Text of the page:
Bunet it’s a classy dessert that is less filling than a cake and comes from the culinary tradition of Langhe, an area of the Piedmont region.
Bunet – pronounced Buné – is a dessert already prepared in the 13th century, it’s the ancestor of Panna Cotta and it’s made with cocoa, rum and some Amaretti biscuits. Its name comes from the dialect spoken in Piedmont as the word ‘bunet‘ literally means ‘hat’ and it’s said to be referring to the original shape of the pudding mould.
Serves: 6 | Preparation time: 15 mins | Cooking time: 30-40 mins
- Amaretti biscuits: 50 g
- Milk: 250 ml
- Rum: 40 ml or Coffee: 40 ml
- Eggs: 3 whole + 1 yolk
- Sugar, granulated or brown: 8 tbsp
- Cocoa powder, unsweetened: 2 tbsp
Beat up the eggs in a bowl. Add the amaretti biscuits, milk, rum, half of the sugar, cocoa powder and whisk everything together vigorously.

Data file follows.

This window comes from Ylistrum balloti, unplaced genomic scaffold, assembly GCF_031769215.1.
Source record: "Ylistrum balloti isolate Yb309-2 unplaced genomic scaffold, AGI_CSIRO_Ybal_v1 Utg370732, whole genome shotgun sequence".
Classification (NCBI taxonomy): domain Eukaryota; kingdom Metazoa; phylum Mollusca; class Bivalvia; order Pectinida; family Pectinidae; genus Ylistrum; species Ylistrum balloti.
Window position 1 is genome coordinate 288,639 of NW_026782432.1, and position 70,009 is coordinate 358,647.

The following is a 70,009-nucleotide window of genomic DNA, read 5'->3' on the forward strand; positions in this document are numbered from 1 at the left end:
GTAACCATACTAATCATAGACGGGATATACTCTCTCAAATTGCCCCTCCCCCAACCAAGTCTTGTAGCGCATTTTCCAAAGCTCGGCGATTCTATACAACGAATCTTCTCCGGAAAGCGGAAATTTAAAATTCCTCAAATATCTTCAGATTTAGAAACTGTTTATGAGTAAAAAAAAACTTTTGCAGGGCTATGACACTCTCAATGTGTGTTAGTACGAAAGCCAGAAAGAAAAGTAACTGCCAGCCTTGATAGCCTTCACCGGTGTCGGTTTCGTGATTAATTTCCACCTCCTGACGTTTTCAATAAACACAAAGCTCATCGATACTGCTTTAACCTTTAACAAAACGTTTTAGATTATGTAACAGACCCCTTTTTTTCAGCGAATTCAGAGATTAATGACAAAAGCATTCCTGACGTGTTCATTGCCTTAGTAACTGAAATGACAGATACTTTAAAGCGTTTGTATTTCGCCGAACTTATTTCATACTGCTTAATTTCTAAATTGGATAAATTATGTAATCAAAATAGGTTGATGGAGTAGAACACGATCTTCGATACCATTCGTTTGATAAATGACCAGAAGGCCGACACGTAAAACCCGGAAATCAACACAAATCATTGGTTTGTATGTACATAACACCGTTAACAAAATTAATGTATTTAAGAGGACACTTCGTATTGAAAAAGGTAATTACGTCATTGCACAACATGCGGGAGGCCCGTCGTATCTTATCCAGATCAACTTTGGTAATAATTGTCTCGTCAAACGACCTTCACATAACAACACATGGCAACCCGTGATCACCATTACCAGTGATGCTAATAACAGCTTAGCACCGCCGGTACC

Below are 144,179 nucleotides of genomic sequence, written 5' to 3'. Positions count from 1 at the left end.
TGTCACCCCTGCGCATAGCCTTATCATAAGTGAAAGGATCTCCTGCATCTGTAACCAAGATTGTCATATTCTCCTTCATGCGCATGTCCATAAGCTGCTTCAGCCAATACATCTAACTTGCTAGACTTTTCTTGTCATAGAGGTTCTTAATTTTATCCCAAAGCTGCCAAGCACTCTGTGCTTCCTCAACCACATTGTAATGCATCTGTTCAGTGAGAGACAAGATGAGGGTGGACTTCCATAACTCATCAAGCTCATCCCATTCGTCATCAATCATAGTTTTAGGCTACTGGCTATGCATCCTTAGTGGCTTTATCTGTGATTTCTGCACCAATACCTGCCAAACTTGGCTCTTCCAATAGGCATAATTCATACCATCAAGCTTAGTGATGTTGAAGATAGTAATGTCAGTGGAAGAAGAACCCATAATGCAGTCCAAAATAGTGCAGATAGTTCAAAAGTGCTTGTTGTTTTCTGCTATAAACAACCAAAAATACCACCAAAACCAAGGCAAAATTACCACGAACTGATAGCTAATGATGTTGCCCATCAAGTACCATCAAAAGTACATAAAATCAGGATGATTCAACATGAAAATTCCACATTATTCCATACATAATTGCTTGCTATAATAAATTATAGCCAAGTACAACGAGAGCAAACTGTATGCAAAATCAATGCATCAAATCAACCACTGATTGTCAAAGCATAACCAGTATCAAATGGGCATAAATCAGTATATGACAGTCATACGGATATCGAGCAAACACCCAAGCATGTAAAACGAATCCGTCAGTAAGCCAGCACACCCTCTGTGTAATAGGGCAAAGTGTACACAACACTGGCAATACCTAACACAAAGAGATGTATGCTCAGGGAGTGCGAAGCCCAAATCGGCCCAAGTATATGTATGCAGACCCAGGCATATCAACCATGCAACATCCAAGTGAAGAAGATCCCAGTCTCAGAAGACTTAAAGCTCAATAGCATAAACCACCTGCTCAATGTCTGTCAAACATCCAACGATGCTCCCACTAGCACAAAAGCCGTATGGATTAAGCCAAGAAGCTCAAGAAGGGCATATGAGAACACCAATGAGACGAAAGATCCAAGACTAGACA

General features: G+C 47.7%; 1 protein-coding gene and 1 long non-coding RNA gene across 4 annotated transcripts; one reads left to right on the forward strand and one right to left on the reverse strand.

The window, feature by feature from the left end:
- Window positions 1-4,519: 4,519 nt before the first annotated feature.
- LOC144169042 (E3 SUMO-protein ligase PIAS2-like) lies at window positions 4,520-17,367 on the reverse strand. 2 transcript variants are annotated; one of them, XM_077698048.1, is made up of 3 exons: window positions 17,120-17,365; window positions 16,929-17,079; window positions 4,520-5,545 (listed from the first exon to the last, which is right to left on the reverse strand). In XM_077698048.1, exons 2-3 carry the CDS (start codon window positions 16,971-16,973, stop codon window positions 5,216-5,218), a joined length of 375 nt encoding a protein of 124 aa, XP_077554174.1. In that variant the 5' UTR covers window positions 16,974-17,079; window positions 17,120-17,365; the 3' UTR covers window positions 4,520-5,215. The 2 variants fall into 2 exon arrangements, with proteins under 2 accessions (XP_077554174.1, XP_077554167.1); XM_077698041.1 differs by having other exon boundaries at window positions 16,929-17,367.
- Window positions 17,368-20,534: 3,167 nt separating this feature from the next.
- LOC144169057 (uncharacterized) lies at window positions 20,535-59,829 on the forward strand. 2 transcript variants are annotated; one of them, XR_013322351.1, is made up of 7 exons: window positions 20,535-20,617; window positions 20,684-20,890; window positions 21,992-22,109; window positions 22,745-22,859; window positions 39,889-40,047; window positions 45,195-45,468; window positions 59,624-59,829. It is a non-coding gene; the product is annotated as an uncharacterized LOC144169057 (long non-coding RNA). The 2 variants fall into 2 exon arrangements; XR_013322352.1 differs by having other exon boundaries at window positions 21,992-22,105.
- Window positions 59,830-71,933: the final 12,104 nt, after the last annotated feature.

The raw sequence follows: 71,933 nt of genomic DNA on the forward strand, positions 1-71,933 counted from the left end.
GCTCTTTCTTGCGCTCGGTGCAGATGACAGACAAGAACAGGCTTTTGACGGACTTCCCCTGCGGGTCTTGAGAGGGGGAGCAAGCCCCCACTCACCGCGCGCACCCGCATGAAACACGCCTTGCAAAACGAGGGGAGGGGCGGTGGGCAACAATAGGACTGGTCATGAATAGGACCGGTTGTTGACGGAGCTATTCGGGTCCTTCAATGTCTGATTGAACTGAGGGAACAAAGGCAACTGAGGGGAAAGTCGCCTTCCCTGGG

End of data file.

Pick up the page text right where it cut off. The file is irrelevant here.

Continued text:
Tip: The mixture will be very liquid at this point – worry not, this means it will turn out just fine!
To prepare the caramel, put no more than a finger of water in a saucepan, along with the reamining sugar. Heat up over medium heat until the sugar melts and turns light-brown. Lower the heat to avoid burning the sugar and keep stirring until the caramel is clear and without lumps.
Pour the caramel into your pudding moulds and make sure the bottom of the mould is evenly covered. Wait for the caramel to cool down and harden at room temperature.
Pour the mixture into the moulds, over the caramel. The pudding must cook in a bain-marie: take an oven tray with high edges, place the moulds inside and pour water in the tray until the bottom of the tray is completely covered and only 2,5 cm of the pudding moulds are outside of the water.
Bake to 180°C for 30 to 40 minutes.
Tip: To verify whether your bunet is ready, check it after about 30 minutes by lightly touching its surface with a teaspoon. If the teaspoon bounces off the surface of the pudding, your Bunet is ready!
Leave Bunet to cool down at room temperature before serving. You can garnish it with some crumbled or whole Amaretti.